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Every Renter Should Be A Dreamer

Renting can be a liberating experience.

Instead of viewing it as something you do until you can afford to buy, improve your outlook. The world is yours. Start by looking at what you really want… and THEN consider pricing. It’s still reality, but this approach will open your eyes to greater possibilities. Even as you get settled, keep looking at better spaces. That’s how renters turn into buyers.

Renter’s Guide / F.A.Q.

  • How can I fix my credit score?

This is the number one criteria that a landlord will be looking for, when it comes to renting you a property. This is NOT a paid endorsement: To repair my credit I used Credit Karma. It took me about 6 months to smooth things out.

  • How much rent can I afford?

The most common reason people ask this question is because they are thinking about Renting vs. Buying. This is also NOT a paid endorsement: Have a look at Rent Cafe’s Affordability Calculator.

  • What documents do I need to provide when applying for a rental?

As stated above, expect a credit check. Be prepared to pay an application fee. Of course they vary. Some landlords require letters of recommendation. Try to line up some reputable sources for that. You will also need proof of income and picture ID at the very least. Always ask about the security deposit, so you aren’t caught off guard.

  • Can a landlord legally refuse to rent to me because of my race, religion, or sexual orientation?

This is absolutely not allowed.

  • What is a security deposit, and how much can a landlord legally charge?

A security deposit is money a tenant pays a landlord at the start of a lease to protect against damages or unpaid rent. In Illinois, landlords can charge up to ONE month’s rent as a security deposit for unfurnished apartments and ONE 1/2 month’s rent for furnished apartments, and they have to pay interest on it.
NOTE: It is not the same as a pet deposit.

  • How often can a landlord increase rent?

In Illinois, there is no limit on how often a landlord can increase rent. The terms should be listed in the lease. If there is no lease agreement or if the lease is month-to-month, the landlord must give the tenant at least 30 days’ notice (in writing) before increasing the rent.

  • Can a landlord enter my apartment without my permission?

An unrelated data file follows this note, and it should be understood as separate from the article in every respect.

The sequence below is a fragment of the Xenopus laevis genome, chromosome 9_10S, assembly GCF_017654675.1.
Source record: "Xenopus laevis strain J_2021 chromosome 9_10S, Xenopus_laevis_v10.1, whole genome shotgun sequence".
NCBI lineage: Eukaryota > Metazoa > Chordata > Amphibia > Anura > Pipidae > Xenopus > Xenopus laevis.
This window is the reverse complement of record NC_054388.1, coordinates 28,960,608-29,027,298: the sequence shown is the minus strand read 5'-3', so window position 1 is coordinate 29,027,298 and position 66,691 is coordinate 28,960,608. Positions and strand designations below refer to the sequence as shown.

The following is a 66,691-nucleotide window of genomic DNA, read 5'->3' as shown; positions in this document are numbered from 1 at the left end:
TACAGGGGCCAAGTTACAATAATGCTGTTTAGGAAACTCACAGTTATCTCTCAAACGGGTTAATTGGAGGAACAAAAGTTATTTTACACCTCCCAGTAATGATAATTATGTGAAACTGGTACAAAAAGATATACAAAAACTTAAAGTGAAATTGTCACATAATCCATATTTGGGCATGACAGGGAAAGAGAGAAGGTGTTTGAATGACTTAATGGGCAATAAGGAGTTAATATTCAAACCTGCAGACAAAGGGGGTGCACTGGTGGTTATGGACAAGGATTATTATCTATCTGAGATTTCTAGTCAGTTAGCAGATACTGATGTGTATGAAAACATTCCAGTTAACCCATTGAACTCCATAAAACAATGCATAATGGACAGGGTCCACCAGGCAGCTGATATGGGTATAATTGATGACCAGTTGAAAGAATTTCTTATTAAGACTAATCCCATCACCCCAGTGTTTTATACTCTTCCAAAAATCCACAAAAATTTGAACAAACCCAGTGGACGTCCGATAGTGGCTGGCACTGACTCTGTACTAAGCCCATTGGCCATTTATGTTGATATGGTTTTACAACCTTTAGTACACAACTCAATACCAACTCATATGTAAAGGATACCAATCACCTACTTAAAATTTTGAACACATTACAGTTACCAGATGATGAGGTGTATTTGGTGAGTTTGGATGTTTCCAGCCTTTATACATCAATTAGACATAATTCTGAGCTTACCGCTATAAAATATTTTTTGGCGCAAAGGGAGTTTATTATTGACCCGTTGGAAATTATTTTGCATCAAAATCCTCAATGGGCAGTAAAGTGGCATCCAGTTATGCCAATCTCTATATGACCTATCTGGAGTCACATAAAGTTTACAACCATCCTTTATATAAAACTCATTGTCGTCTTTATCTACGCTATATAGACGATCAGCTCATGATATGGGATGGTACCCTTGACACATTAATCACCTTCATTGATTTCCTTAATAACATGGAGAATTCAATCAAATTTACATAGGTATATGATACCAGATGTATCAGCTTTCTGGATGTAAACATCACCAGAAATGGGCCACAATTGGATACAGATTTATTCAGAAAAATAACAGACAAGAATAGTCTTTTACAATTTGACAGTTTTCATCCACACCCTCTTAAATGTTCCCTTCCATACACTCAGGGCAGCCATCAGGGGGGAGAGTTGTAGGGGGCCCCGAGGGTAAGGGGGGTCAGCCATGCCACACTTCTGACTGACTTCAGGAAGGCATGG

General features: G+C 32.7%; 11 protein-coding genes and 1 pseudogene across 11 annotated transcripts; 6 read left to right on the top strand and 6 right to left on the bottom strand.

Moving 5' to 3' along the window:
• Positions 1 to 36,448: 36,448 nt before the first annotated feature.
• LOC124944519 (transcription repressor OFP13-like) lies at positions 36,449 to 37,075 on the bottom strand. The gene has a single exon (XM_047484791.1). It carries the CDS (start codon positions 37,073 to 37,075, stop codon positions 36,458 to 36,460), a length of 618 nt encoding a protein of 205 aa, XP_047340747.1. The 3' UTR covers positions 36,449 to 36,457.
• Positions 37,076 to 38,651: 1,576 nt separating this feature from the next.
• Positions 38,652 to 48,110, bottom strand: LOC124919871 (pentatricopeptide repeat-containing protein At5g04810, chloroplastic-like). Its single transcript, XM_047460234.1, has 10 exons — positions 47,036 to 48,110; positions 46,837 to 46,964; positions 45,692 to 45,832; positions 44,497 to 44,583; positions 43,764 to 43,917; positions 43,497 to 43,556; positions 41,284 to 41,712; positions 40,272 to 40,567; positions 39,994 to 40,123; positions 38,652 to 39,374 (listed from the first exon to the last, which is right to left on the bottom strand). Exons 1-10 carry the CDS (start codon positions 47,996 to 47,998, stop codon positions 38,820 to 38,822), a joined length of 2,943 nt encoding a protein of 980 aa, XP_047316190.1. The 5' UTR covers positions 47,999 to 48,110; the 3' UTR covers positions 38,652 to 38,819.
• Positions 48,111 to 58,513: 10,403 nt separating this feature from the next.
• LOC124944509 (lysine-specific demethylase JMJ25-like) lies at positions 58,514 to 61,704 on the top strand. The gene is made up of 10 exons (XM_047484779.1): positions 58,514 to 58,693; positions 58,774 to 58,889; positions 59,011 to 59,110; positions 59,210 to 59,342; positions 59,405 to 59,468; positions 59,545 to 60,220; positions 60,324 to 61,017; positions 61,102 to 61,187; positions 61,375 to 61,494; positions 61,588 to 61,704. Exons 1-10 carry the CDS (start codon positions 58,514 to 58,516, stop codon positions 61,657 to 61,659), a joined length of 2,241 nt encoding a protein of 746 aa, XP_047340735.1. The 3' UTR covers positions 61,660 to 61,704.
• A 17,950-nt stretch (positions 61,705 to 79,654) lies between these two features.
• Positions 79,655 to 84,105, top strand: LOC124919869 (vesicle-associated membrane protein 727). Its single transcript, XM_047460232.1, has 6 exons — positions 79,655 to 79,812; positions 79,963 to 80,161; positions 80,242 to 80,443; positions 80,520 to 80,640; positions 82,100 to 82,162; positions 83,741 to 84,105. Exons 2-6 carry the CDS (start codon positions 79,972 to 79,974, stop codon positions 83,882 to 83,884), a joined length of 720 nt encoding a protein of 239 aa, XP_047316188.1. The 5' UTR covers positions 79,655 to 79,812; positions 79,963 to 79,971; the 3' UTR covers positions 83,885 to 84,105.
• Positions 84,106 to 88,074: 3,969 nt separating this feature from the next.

In Illinois, landlords are required to provide tenants with at least 48 hrs. notice before entering a rental unit. The notice must specify the date, approximate time and the reason for entry. Exceptions are in case of emergency, or if renters abandon the unit.

  • What happens if I break my lease early?

Read the lease thoroughly. If you break it you might still be held responsible for paying the remaining rent, for the lease term, or at least until a new tenant is found. You may also be required to pay additional fees or advertising costs. In some cases you could lose your security deposit or suffer damage to your credit rating. It’s important to ask if you can sublease before signing. You might be able to just rent to someone else. In that case though you are still responsible for paying the landlord.

  • What are my rights if my landlord doesn’t make repairs?

If a landlord fails to make necessary repairs you have the right to withhold rent, make the repairs and deduct the cost from rent. You can even file a complaint with the municipality, or terminate the lease altogether. Before taking any of these actions, notify your landlord in writing about which repairs are needed, and give a reasonable amount of time for the repairs to be made.

  • What is renters insurance, and do I need it?

Renters insurance provides coverage for a tenant’s personal property and personal liability. In the event of a natural disaster, fire, or even a break-in it might prove useful. It is not required by law, but is still highly recommended. Make sure to read the policy thoroughly, to make sure you know what’s covered.

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  1. Kaplan, J. (2021). The Ultimate Guide to Renting an Apartment. Forbes.
  2. O’Connor, C. (2021). Renters Insurance: What It Is and Why You Need It. U.S. News & World Report.
  3. Perez, W. (2020). Renting vs. Buying: Pros and Cons. Realtor Magazine.
  4. DiCaprio, L. (2021). How to Negotiate Rent with Your Landlord. Apartment Therapy.
  5. Massey, S. (2021). The Top 7 Things Renters Need to Know About Tenant Rights. Real Simple.
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